12 I.T.A. No. 794/Kol/2019; Assessment Year: 2014-15 Smt. Archana Salarpuria 9.2. The Hon’ble Delhi High Court in the case of ITO vs. D.G. Housing Projects Ltd.
[2012] 343 ITR 329 (Delhi) held as follows:-

“In the instant case, the findings recorded by the Tribunal are correct as the Commissioner has not gone into and has not given any reason for observing that the order passed by the Assessing Officer was erroneous. The finding recorded by the Commissioner is that ‘order passed by Assessing Officer may be erroneous’. The Commissioner had doubts about the valuation and sale consideration received but the Commissioner should have examined the said aspect himself and given a finding that the order passed by the Assessing Officer was erroneous. He came to the conclusion and finding that the Assessing Officer had examined the said aspect and accepted the assessee computation figures but he had reservations. The Commissioner in the order has recorded that the consideration receivable was examined by the Assessing Officer but was not properly examined and, therefore, the assessment order is ‘erroneous’. The said finding will be correct, if the Commissioner had examined and verified the said transaction himself and given a finding on merits. As held above, a distinction must be drawn in the cases where the Assessing Officer does not conduct an enquiry; as lack of enquiry by itself renders the order being erroneous and prejudicial to the interest of the revenue and cases where the Assessing Officer conducts enquiry but finding recorded is erroneous and which is also prejudicial to the interest of revenue. In latter cases, the Commissioner has to examine the order of the Assessing Officer on merits or the decision taken by the Assessing Officer on merits and then hold and form an opinion on merits that the order passed by the Assessing Officer is erroneous and prejudicial to the interest of the revenue. In the second set of cases, the Commissioner cannot direct the Assessing Officer to conduct further enquiry to verify and find out whether the order passed is erroneous or not. [Para 19]”

9.3. Applying the propositions of law laid down in these case-law, to the fact of this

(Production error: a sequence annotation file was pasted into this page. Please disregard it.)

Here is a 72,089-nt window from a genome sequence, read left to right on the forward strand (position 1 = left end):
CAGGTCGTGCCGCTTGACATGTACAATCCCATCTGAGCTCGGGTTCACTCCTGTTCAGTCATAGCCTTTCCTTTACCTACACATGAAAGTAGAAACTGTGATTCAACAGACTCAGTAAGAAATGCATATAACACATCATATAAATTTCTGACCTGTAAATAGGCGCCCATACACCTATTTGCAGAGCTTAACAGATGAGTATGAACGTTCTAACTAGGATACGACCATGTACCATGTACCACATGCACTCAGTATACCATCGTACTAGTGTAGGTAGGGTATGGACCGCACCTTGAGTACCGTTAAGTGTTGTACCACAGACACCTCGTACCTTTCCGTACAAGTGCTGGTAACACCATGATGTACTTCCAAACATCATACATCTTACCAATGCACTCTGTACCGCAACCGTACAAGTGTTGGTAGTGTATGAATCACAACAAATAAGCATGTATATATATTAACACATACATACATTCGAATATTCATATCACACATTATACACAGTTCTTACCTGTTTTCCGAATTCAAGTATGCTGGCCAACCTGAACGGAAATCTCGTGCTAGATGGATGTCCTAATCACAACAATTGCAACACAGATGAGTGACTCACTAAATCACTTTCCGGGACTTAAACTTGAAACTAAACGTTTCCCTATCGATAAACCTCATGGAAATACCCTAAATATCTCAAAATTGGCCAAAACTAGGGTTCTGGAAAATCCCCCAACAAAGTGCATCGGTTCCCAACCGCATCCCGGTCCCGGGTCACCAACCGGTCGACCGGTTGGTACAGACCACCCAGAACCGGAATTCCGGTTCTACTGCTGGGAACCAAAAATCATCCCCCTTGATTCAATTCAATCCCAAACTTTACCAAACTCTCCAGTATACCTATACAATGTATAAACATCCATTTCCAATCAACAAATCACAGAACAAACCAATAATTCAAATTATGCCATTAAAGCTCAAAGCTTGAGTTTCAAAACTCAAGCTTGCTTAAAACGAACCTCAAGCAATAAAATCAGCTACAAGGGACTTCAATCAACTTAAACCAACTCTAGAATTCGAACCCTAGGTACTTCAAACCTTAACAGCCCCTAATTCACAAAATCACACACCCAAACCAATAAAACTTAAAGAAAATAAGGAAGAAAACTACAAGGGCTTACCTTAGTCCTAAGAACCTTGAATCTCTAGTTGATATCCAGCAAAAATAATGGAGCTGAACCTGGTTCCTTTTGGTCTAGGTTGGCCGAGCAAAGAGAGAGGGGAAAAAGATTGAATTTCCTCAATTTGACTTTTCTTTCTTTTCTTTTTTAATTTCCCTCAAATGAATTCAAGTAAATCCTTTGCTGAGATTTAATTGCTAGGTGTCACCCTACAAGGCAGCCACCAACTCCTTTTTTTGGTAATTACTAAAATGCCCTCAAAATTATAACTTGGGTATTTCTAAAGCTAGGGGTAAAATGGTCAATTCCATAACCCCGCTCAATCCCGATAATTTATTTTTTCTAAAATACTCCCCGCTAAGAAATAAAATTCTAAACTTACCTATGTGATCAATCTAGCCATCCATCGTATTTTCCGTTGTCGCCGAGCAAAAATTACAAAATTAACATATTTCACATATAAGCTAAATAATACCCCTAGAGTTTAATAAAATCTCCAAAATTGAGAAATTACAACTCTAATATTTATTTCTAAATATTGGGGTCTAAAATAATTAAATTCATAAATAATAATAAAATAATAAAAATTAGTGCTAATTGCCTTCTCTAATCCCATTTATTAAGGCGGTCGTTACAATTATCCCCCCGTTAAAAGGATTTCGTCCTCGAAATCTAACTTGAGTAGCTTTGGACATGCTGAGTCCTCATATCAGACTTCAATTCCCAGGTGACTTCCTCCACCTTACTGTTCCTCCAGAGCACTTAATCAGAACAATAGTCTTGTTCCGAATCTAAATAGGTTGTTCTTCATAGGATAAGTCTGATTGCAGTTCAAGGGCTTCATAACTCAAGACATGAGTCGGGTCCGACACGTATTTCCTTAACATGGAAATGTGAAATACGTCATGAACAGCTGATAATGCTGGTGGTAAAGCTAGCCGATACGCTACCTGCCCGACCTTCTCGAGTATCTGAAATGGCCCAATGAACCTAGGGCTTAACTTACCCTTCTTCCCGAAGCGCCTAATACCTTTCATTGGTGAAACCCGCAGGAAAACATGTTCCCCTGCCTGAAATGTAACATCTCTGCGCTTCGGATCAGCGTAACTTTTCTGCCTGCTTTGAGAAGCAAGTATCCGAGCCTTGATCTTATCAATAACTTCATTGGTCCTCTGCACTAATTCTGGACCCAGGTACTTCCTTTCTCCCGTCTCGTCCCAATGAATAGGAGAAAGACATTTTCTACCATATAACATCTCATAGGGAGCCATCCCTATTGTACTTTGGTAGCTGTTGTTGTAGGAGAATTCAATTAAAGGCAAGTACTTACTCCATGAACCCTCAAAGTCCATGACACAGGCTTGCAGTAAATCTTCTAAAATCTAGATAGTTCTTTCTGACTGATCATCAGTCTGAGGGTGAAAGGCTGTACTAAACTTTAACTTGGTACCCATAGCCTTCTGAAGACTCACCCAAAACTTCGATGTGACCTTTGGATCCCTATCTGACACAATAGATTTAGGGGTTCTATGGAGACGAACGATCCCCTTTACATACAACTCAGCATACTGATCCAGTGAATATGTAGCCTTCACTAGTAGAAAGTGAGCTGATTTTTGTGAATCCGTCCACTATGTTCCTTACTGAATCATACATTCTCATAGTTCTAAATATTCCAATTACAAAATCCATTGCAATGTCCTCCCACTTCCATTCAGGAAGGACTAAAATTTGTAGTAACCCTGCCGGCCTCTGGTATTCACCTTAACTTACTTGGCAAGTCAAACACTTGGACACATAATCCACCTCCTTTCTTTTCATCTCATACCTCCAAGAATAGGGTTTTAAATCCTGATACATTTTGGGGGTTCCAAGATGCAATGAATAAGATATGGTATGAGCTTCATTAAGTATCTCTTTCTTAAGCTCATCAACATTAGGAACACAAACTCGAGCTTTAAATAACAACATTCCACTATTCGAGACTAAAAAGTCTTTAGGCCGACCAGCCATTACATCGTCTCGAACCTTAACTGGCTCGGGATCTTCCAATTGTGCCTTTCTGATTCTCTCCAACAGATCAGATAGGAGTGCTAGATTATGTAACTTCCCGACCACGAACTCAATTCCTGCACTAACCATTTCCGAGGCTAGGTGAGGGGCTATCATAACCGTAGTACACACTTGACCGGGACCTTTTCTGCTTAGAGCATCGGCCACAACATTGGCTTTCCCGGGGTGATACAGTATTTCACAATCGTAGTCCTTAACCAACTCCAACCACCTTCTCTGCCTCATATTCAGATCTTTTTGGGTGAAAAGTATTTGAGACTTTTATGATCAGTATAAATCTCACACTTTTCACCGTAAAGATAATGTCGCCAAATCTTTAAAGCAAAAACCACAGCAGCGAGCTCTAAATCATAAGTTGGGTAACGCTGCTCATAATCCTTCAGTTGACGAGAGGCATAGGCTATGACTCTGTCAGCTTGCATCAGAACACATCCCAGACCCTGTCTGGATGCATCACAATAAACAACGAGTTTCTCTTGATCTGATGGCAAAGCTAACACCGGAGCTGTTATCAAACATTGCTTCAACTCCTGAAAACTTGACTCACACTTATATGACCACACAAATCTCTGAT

case, we have to necessarily hold that the exercise of power by the ld. Pr. CIT u/s 263 of
the Act, was bad in law.
10. We also find that in her reply, the assessee has stated before the ld. Pr. CIT that
the assessee has earned capital gain on the sale of shares of M/s. Goodwill Griha Nirmal
Pvt. Ltd., and that she has not incurred any loss as alleged in the said notice. The details
were furnished. Despite these explanation and evidences filed, the ld. Pr. CIT had
committed a factual error in concluding at page 10 para 5 of his order that the assessee
has claimed capital loss on account of share transactions of M/s. Goodwill Griha Nirman
Pvt. Ltd.. An order passed u/s 263 of the Act, based on a mistake of fact, cannot be
sustained. This is not a case of non enquiry or non application of mind. The allegation of
the ld. Pr. CIT is that the issue requires further verification and investigation.
13 I.T.A. No. 794/Kol/2019; Assessment Year: 2014-15 Smt. Archana Salarpuria 11. In view of the above discussion, we quash the order passed u/s 263 of the Act
and allow the appeal of the assessee.
12. In the result, appeal of the assessee is allowed.
Kolkata, the 28th day of August, 2019.
Sd/- Sd/-
[S.S. Viswanethra Ravi] [J. Sudhakar Reddy] Judicial Member Accountant Member Dated : 28.08.2019
{SC SPS} Copy of the order forwarded to: 1. Smt. Archana Salarpuria
Salarpuria Jajodia & Co.
3rd Floor
7, Chittaranjan Avenue
Kolkata 2. Assistant Commissioner of Income Tax, Circle-22, Kolkata 3. CIT(A)-
4. CIT- ,
5. CIT(DR), Kolkata Benches, Kolkata.
True copy By order Assistant Registrar ITAT, Kolkata Benches